Two months after early learning experts, partners, and policymakers across California convened in the state’s capitol for the 8th Annual Early Learning Water Cooler Conference, I’m still digesting what I learned from the conference and putting it to use in my work. The conference was packed with information about early learning developments, challenges, and visions for the future, and I walked away feeling inspired and motivated to continue to work towards creating an inclusive and accessible high-quality early learning system in California.
The overarching theme of the conference can be captured in one word: Architecture. From the architecture of learning to the architecture of systems, the emphasis of the conference in many ways emulated the ultimate vision of early learning: laying the foundation to promote opportunity, success, and lifelong learning for all children.
Architecture of Learning: Brain Development & Fundamentals of Early Learning
Presentations given by Dr. Patricia Kuhl, Co-Director of the Institute for Learning & Brain Sciences at the University of Washington, and Paul Tough, author of How Children Succeed, emphasized the critical importance of quality early learning environments that support biological responses and counteract social inequities. All children are born to learn; their brains are hypersensitive to and hungry for experiences and interaction. Frequent human interaction and engaging experiences are the building blocks of early learning, and are essential pieces of supportive early environments. On the flip side, environments devoid of these elements can create chronic stress that inhibits brain development, reduces executive functioning, and leads to lifelong adverse outcomes.
Key Take-Away: The more we learn about what healthy environments that support learning and brain development look like, the more we need to build these elements of quality into in our early childhood education settings. This can be achieved by placing a targeted focus on interventions to prevent chronic stress and understimulation and to counteract their adverse outcomes.
Architecture of Systems: Cohesion & Alignment
Sessions throughout the course of the conference highlighted the crucial and pertinent need to transform a siloed educational system into a rich, quality educational continuum. This means building a cohesive and aligned system both within early learning and across the greater educational spectrum by including health services, family engagement supports, workforce development, and by connecting all of this with the K-12 system. Speakers and panelists spoke to the current state of the educational system as disjointed and fragmented, with limited accountability to ensure continuity of quality supports and services from early childhood education through K-12 and beyond.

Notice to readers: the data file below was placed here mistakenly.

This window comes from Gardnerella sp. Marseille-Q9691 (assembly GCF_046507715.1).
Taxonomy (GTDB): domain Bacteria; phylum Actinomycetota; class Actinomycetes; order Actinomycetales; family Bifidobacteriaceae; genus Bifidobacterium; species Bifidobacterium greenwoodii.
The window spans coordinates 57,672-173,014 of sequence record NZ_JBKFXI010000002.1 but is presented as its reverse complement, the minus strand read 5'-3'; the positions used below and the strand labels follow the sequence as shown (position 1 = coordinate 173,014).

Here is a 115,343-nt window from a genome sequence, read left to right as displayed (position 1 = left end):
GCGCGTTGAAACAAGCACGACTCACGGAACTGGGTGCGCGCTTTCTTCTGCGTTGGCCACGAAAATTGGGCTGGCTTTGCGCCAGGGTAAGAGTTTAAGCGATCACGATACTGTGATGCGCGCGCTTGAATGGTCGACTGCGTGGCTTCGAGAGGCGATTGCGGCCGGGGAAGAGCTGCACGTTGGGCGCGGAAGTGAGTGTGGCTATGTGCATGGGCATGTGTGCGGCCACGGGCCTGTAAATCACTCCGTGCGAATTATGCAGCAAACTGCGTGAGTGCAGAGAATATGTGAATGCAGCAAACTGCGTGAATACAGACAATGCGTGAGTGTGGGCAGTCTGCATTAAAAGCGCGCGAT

Key Take-Away: To ensure an inclusive, high quality educational system for all children, we need to engage in partnership and systems building to align supports and services horizontally and vertically. Furthermore, early learning leaders, experts, and stakeholders must advocate for sustainable and supportive policies and investments to build and fund this system.
Achieving the vision of an aligned, comprehensive, and high quality early learning system will not be without its challenges. But the Water Cooler Conference reinforced what I’ve already learned through my work at VIVA—that through strengthening partnerships, advocating for our collective vision, and ensuring that early education settings foster optimal brain development, we have an opportunity to create an incredible system to support the most formative years of child development and transform the lives of children, families, and communities.